Japan has it, sure, but only recently has it begun to really get into it… recently allowing foreign investments to construct solar power generation facilities for Japanese use.
One of the main problems with solar power is that you need to have the sun heat up the solar panels in order to convert it to electricity.
Obviously, weather is a huge influence on things, but so too is the fact that the sun travels across the sky, and therefore the solar panels aren't always in position to obtain sunlight.
The main solution, is of course the creation of a mechanical device that lifts and moves the entire solar panel to better reach the sunlight…
… but now there might be a different solution…. one involving the ancient Japanese cut-paper artform of kirigami.
You can read about that HERE, but let's just say that until one month ago, I had been creating kirigami for decades without knowing what the hell it was called.
Using automation, rather than a whole panel being made to move, scientists at the University of Michigan are using photoelectric cells designed after a kirigami shape to bend as required to capture the maximum amount of sunlight onto itself.
The scientists discussed the project with paper artist Matthew Shilian (I had no idea that could be a real profession), who also lectures at the University of Michigan's School of Art and Design (ah, so he has a real job, too).
Shilian suggested a kirigami pattern that would work—stacked lines of slits cut into a piece of paper… which if you've ever seen kirigami, you'll know that is pretty much what all kirigami paper art is about… anyhow… he gave them a shape to try.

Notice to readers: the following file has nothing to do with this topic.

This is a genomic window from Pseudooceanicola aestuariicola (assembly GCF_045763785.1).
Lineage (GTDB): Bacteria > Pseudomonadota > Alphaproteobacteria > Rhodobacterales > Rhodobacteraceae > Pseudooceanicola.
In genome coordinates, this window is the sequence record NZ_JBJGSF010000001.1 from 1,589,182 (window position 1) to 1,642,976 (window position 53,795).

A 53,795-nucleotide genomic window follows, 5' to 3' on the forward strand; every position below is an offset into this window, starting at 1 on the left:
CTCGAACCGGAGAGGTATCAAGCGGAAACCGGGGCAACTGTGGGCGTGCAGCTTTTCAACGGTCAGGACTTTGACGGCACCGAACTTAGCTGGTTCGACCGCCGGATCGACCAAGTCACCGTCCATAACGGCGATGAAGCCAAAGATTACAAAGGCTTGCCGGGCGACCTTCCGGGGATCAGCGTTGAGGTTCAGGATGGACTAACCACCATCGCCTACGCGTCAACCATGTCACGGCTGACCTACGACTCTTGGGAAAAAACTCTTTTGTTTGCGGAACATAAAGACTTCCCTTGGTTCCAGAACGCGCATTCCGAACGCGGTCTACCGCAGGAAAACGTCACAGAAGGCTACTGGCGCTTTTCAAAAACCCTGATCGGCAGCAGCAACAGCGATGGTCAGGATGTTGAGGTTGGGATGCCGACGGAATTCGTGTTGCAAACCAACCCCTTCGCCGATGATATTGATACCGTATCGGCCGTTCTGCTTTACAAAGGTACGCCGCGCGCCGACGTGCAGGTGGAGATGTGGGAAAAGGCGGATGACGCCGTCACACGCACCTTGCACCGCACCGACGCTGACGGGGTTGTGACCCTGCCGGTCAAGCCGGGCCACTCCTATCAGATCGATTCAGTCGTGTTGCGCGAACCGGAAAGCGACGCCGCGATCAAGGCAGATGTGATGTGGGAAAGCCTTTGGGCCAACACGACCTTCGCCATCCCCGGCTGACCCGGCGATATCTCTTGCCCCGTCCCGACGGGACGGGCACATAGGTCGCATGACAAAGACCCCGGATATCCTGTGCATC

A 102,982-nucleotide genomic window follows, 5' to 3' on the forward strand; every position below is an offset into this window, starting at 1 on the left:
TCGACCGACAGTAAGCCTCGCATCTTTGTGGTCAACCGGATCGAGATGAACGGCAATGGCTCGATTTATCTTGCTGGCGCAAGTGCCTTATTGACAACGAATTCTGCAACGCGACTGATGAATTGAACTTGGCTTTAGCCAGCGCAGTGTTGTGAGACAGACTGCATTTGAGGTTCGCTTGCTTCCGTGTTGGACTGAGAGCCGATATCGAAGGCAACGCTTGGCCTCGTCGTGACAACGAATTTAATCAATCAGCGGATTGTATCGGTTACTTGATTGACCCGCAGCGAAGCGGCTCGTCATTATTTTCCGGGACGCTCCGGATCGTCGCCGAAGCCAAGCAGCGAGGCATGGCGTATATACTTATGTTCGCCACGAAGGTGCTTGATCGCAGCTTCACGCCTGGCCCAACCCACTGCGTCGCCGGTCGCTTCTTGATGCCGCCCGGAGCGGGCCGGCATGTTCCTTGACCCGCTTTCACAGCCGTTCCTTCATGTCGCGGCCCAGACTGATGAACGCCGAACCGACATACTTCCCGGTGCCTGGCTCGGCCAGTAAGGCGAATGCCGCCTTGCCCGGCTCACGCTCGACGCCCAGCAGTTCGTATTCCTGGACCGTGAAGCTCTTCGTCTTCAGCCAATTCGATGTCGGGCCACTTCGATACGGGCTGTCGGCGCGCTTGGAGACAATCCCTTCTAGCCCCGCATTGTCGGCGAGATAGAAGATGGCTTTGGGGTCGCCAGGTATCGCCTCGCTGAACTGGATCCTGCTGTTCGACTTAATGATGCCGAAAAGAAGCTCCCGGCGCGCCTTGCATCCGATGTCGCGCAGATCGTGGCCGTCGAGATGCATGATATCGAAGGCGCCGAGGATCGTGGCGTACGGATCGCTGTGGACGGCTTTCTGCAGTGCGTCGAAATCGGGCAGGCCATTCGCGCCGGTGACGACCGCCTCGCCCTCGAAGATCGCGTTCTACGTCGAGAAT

The scientists - PhD student Aaron Lamoureux and associate professor Max Shtein then created a version of it on a sheet of Kapton plastic polyimide film (made by DuPont) with solar cells already applied to it.
The scientists used the flat Kapton plastic sheet to create the kirigami shape designed (offered) by Shilian.
The sheet sits flat, but when stretched and bent, and raised to capture the sunlight, the slits allow it to better twist and bend, which also allows the operator to achieve better control of individual sheets.
So - break out the Nobel Peace Prize and sunblock, right?
Yes it works and is all very feasible… the kicker is that it doesn't actually capture as much sunlight as the moving panel!!!!
Results so fare have the kirigami-inspired cells capturing 35 percent more sunlight than a standard immovable solar panel. Very good.
The thing is, the moving panel actually captures 40 per cent more sunlight than the standard immovable solar panel.
This means the kirigami-based solar cells take in four percent less sunlight than the best solar-grabbing technology currently in use.
So why do I even bother writing about this? Well, No. 1, I needed something to write about with a Japanese angle, but No. 2, it's still just in the initial phase of testing. Perhaps with better manipulation of the kirigami cells, it can pull in much more sunlight.
Plus, if you think about it, this design SHOULD actually draw in more sunlight onto its photovoltaic cells.
I would assume that right now its limitations are due to the experience of the operators, or of the software used to follow the sunlight.
Software operators should contact those involved to see if they do need the help. As I said, that was an assumption by my self.
The research paper was published in Nature Communications HERE.
PS: Images credit: Aaron Lamoureux